aah, aal, aas, aba, aby, ace, act, add, ado, ads, adz, aff, aft, aga, age, ago, ags, aha, ahi, ahs, aid, ail, aim, ain, air, ais, ait, ala, alb, ale, all, alp, als, alt, ama, ami, amp, amu, ana, and, ane, ani, ant, any, ape, apo, app, apt, arb, arc, are, arf, ark, arm, ars, art, ash, ask, asp, ass, ate, auk, ava, ave, avo, awa, awe, awl, awn, axe, aye, ays, azo

    baa, bad, bag, bah, bal, bam, ban, bar, bas, bat, bay, bed, bee, beg, bel, ben, bes, bet, bey, bib, bid, big, bin, bio, bis, bit, biz, boa, bob, bod, bog, boo, bop, bos, bot, bow, box, boy, bra, brr, bub, bud, bug, bum, bun, bur, bus, but, buy, bye, bys

    cab, cad, cam, can, cap, car, cat, caw, cay, cee, cep, chi, cig, cis, cob, cod, cog, col, con, coo, cop, cor, cos, cot, cow, cox, coy, coz, cru, cry, cub, cud, cue, cum, cup, cur, cut, cwm

    dab, dad, dag, dah, dak, dal, dam, dan, dap, daw, day, deb, dee, def, dei, del, den, des, dev, dew, dex, dey, dib, did, die, dif, dig, dim, din, dip, dit, doc, doe, dog, dol, dom, don, dor, dos, dot, dow, dry, dub, dud, due, dug, duh, dui, dun, duo, dup, dye

    ear, eat, eau, ebb, ecu, edh, eds, eek, eel, eff, efs, eft, egg, ego, eke, eld, elf, elk, ell, elm, els, eme, ems, emu, end, eng, ens, eon, era, ere, erg, ern, err, ers, ess, eta, eth, eve, ewe, eye

    fab, fad, fag, fan, far, fas, fat, fax, fay, fed, fee, feh, fem, fen, fer, fes, fet, feu, few, fey, fez, fib, fid, fie, fig, fil, fin, fir, fit, fix, fiz, flu, fly, fob, foe, fog, foh, fon, fop, for, fou, fox, foy, fro, fry, fub, fud, fug, fun, fur

    gab, gad, gae, gag, gal, gam, gan, gap, gar, gas, gat, gay, ged, gee, gel, gem, get, gey, ghi, gib, gid, gie, gig, gin, gip, git, gnu, goa, gob, god, goo, gor, gos, got, gox, gul, gum, gun, gut, guv, guy, gym, gyp

    had, hae, hag, hah, haj, ham, hao, hap, has, hat, haw, hay, heh, hem, hen, hep, her, hes, het, hew, hex, hey, hic, hid, hie, him, hin, hip, his, hit, hmm, hob, hod, hoe, hog, hon, hop, hot, how, hoy, hub, hue, hug, huh, hum, hun, hup, hut, hyp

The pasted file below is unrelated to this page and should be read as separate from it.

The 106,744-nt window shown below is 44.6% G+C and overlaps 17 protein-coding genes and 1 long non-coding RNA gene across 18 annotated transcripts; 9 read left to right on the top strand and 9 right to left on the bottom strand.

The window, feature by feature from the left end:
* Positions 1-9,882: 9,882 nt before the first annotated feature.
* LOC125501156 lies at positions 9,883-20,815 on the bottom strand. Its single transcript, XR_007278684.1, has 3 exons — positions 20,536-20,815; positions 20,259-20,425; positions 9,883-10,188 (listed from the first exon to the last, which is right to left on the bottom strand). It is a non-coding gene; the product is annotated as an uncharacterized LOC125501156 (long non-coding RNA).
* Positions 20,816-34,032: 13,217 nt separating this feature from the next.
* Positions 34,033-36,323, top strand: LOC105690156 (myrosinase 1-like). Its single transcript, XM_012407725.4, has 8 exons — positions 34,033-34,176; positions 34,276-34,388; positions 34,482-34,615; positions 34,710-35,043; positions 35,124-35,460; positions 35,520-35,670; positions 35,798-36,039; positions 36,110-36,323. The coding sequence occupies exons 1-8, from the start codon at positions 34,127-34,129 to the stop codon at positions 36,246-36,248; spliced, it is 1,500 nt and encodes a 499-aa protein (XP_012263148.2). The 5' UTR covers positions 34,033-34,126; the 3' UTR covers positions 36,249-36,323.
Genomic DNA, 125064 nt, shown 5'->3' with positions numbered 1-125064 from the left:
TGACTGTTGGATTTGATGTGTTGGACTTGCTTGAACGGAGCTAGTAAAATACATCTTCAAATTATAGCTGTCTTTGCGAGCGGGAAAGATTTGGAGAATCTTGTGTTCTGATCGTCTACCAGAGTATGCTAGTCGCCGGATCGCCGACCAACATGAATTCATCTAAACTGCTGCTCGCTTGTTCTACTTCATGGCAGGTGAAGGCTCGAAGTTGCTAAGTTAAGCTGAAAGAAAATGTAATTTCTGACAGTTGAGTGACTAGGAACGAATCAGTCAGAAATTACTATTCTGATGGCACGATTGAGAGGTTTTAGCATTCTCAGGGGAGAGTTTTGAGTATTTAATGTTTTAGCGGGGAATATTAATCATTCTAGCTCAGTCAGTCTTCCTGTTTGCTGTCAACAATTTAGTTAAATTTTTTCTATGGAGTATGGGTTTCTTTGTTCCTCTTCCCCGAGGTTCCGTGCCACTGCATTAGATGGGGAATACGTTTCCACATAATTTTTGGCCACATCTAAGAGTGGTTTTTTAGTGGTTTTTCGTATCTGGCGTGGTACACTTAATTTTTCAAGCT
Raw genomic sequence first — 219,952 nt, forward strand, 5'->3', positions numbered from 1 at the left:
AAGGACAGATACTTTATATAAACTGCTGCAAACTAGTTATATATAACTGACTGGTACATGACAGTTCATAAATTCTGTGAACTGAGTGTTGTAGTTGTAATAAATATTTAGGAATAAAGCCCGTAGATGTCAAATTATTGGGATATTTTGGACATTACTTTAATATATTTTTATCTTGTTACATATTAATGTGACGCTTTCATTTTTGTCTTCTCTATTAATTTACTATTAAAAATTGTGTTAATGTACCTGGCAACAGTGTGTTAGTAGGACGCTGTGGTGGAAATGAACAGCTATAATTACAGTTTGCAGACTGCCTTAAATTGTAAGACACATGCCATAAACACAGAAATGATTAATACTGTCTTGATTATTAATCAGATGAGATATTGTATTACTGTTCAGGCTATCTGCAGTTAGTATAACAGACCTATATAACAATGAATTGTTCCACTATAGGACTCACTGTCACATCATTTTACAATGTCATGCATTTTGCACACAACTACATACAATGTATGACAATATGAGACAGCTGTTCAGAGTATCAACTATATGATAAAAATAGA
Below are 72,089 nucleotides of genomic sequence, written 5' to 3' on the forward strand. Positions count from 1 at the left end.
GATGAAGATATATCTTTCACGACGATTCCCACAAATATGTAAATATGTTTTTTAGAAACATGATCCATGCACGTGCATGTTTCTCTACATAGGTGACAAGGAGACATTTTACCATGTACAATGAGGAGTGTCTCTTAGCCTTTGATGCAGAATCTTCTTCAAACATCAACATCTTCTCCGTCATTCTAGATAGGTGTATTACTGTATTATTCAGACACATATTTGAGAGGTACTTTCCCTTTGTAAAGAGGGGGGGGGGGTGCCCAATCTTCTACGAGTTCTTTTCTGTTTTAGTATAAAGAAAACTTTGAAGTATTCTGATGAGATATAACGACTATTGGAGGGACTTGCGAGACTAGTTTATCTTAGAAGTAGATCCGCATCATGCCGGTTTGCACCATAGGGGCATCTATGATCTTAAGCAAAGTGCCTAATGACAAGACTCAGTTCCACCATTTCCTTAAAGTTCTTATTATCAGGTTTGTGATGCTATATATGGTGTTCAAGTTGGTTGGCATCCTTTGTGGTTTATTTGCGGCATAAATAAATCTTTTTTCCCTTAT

ice, ich, ick, icy, ids, ifs, igg, ilk, ill, imp, ink, inn, ins, ion, ire, irk, ism, its, ivy

    jab, jag, jam, jar, jaw, jay, jee, jet, jeu, jib, jig, jin, job, joe, jog, jot, jow, joy, jug, jun, jus, jut

    kab, kae, kaf, kas, kat, kay, kea, kef, keg, ken, kep, kev, kex, key, khi, kid, kif, kin, kip, kir, kis, kit, koa, kob, kop, kor, kos, kue, kye

    lab, lac, lad, lag, lam, lap, lar, las, lat, lav, law, lax, lay, lea, led, lee, leg, lei, lek, let, leu, lev, lex, ley, lib, lid, lie, lin, lip, lis, lit, lob, log, loo, lop, lot, low, lox, lug, lum, luv, lux, lye

    mac, mad, mae, mag, man, map, mar, mas, mat, maw, may, med, meg, mel, mem, men, met, mew, mho, mib, mic, mid, mig, mil, mim, mir, mis, mix, moa, mob, mod, mog, mol, mom, mon, moo, mop, mor, mos, mot, mow, mud, mug, mum, mun, mus, mut, myc

    nab, nae, nag, nah, nam, nap, naw, nay, neb, nee, neg, net, new, nib, nil, nim, nip, nit, nix, nob, nod, nog, noh, nom, noo, nor, nos, not, now, nth, nub, nun, nus, nut

    oaf, oak, oar, oat, oba, obe, obi, oca, oda, odd, ode, ods, oes, off, oft, ohm, oho, ohs, oil, oka, oke, old, ole, oms, one, ono, ons, ooh, oot, ope, ops, opt, ora, orb, orc, ore, ors, ort, ose, oud, our, out, ova, owe, owl, own, oxo, oxy

    pac, pad, pah, pal, pam, pan, pap, par, pas, pat, paw, pax, pay, pea, ped, pee, peg, peh, pen, pep, per, pes, pet, pew, phi, pht, pia, pic, pie, pig, pin, pip, pis, pit, piu, pix, ply, pod, poh, poi, pol, pop, pot, pow, pox, pro, pry, psi, pst, pub, pud, pug, pul, pun, pup, pur, pus, put, pya, pye, pyx

    qat, qis, qua

    rad, rag, rah, rai, raj, ram, ran, rap, ras, rat, raw, rax, ray, reb, rec, red, ree, ref, reg, rei, rem, rep, res, ret, rev, rex, rho, ria, rib, rid, rif, rig, rim, rin, rip, rob, roc, rod, roe, rom, rot, row, rub, rue, rug, rum, run, rut, rya, rye

    sab, sac, sad, sae, sag, sal, sap, sat, sau, saw, sax, say, sea, sec, see, seg, sei, sel, sen, ser, set, sew, sex, sha, she, shh, shy, sib, sic, sim, sin, sip, sir, sis, sit, six, ska, ski, sky, sly, sob, sod, sol, som, son, sop, sos, sot, sou, sow, sox, soy, spa, spy, sri, sty, sub, sue, suk, sum, sun, sup, syn